• Who is underwriting or funding the insurance policy? Because cryptocurrencies are still an emerging asset class, there isn’t yet any kind of cost-effective industry standard for the insurance of coins. The result is that some of the insurance policies broadcast by trading venues are either self-insurance or captive insurance: in the first case, venues essentially just designate part of their balance sheet as an insurance fund; in the second case, insurance is provided by a wholly-owned subsidiary of the venue in question. Insurance policies of this kind inherently risk socialized losses in the event that the venue in question suffers a significant loss, meaning that insurance policies of this structure may not have the potential to entirely cover trader losses in the event of a venue-wide loss of the kind Mt. Gox and Quadringa experienced.

While some insurance policies in the crypto world may have some utility or at least be aspirational, those that can’t offer good answers to the above questions may potentially function more like marketing than the kind of robust risk-management tool traders expect when they talk about insurance in the financial services sector. With that in mind, while it’s less immediately intuitive than the concept of “insurance,” it may be useful to turn to the more foundational question of how crypto trading venues actually store BTC as a measure of Bitcoin security.

Bitcoin Storage: Hot Wallets, Cold Wallets, and Key Accessibility

When it comes to the matter of coin storage, the buzzwords in Bitcoin security are “hot wallet” and “cold wallet.” As we mentioned above, these terms distinguish whether a wallet storing BTC or other cryptocurrencies is connected to the internet or not; hot wallets connect to the internet to allow faster transactions at the cost of a heightened risk of hacking and other attacks, while the reverse is true of offline cold wallets.

In practice, many crypto trading venues utilize a combination of hot and cold wallets in an attempt to balance same-day deposits/withdrawals (the hot-wallet part of the equation) and fund security (the cold wallet part of the equation. The balancing of these systems, however, may be relatively opaque, in which case it can be a challenge to determine how safe one’s funds are at any given time. This is part of why it’s become a common refrain in the crypto sector that one ought not to keep significant crypto holding on crypto exchanges—but of course, that ethos is completely counterproductive if one is trying to efficiently deploy capital and scale one’s trading strategy as much as possible.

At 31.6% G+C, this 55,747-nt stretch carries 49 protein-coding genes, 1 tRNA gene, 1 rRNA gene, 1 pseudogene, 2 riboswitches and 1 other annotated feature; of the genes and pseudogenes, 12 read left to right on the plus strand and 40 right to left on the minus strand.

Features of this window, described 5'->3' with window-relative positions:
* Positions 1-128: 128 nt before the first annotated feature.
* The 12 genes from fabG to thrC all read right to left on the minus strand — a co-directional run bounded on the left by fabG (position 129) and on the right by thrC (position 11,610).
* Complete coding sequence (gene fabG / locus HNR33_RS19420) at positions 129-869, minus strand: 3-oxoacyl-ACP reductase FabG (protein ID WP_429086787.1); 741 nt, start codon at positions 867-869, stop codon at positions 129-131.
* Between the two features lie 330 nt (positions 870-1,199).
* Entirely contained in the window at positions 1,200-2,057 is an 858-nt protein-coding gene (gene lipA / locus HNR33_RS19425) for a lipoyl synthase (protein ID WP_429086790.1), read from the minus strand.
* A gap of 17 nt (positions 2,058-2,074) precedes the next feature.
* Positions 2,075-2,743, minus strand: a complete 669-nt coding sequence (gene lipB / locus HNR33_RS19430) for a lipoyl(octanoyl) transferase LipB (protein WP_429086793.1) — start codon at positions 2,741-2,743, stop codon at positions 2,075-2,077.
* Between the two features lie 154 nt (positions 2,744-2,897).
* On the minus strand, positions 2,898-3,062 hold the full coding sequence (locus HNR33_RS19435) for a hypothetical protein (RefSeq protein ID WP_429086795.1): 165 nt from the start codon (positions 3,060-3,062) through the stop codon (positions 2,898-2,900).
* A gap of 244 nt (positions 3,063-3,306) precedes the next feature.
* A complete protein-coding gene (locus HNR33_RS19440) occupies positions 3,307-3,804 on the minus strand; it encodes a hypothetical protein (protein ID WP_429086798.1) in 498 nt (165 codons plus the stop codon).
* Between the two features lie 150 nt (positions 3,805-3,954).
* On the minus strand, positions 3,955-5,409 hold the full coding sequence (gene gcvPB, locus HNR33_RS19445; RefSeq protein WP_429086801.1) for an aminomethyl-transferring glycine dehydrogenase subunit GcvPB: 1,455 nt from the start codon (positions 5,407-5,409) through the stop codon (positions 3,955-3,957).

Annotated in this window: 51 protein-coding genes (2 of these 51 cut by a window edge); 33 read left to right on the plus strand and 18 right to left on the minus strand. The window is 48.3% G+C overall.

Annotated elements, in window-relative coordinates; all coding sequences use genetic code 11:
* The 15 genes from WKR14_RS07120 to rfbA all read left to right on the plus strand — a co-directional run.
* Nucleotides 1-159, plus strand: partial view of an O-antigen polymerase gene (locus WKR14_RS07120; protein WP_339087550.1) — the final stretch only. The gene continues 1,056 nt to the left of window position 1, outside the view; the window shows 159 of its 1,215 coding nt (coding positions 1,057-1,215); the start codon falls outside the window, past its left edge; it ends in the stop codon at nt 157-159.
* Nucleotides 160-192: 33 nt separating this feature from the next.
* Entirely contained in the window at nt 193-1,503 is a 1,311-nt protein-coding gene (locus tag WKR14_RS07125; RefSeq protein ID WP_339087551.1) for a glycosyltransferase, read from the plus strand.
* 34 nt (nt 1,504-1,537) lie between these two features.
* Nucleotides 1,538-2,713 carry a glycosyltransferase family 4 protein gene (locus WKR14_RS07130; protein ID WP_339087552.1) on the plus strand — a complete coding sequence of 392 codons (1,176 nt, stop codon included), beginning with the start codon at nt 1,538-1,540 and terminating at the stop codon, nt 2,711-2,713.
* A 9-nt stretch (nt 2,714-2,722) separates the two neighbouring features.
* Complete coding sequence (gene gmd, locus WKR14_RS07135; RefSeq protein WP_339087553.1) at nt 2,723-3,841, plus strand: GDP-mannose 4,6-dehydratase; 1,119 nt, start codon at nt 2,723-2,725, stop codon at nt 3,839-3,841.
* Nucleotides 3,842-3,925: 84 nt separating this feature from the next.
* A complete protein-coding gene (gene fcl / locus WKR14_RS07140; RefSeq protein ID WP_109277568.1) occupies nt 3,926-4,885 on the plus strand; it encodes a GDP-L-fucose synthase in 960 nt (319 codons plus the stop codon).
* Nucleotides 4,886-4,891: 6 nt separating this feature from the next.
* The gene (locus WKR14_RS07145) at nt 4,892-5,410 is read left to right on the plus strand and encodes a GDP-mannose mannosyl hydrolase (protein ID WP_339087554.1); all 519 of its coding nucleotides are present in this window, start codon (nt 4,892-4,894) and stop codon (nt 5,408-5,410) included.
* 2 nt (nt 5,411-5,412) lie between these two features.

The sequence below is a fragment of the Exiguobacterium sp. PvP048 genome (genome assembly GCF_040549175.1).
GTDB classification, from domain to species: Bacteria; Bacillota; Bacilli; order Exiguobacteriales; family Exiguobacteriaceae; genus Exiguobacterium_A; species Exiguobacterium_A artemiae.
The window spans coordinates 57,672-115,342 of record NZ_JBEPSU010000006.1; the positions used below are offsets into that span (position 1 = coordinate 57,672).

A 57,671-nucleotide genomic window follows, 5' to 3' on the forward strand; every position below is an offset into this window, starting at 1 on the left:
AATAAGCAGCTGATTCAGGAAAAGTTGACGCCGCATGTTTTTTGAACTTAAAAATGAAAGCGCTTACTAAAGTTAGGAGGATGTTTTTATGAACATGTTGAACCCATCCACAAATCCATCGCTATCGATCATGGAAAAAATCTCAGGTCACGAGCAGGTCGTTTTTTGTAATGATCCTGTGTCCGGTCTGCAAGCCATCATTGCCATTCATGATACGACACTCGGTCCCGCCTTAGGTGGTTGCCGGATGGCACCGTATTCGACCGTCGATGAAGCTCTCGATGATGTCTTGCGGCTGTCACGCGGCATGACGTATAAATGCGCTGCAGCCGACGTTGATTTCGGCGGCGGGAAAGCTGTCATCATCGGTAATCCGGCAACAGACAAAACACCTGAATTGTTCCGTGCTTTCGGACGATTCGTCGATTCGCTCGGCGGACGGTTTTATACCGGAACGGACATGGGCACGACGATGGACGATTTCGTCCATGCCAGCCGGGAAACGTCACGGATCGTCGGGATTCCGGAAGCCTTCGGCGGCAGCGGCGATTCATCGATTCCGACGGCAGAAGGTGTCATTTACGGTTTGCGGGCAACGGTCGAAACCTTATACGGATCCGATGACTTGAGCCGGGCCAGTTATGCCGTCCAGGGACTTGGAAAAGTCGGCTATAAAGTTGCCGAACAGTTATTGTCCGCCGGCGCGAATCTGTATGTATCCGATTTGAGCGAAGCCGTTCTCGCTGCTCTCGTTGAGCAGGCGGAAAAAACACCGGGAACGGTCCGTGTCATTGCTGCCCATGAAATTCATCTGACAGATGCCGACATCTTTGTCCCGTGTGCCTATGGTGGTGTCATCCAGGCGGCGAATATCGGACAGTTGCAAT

A less common yet arguably more pressing issue in the world of crypto trading is the question of how wallet information is stored. In recent years, watchdogs have called companies out in disbelief for storing sensitive user data in plaintext within their databases rather than encrypting that data. The result of this is that a hacker who gains access to those databases could theoretically have a broad swath of user data at their fingertips; in contrast, encrypted user data makes it much harder for hackers to abuse a user’s sensitive information even if they gain access to a company’s databases.

This issue is all the more critical in the realm of financial information: if wallet keys are exposed in a trading venue’s database—even if they are only exposed for a short time (e.g., created in plaintext and subsequently encrypted)—then there is a heightened risk that hackers could access the funds in those wallets if they were to get into the venue’s database. If a venue doesn’t provide a clear and third-party audited accounting of encrypted wallet data, traders might do well to ask themselves what the risk of fund theft is in the event of a successful hack.

The Solution: Stay Tuned

Trying to bridge the gap between traditional trading-venue security and Bitcoin security through offerings like nominal insurance and vague hot- / cold-wallet balancing runs the risk of earning a trader’s peace of mind while running roughshod over the fine details that actually impact fund security. But this isn’t the only way to approach crypto fund security: at SFOX, we’ve been protecting the funds of some of the largest crypto hedge funds since 2014 with a fundamentally different security approach—which is what we’ll be digging into in our next article of this series.

If you’re looking to better understand and benefit from the SFOX edge in the meantime, open your account and discover the full suite of tools you’ve been missing in your crypto trading playbook.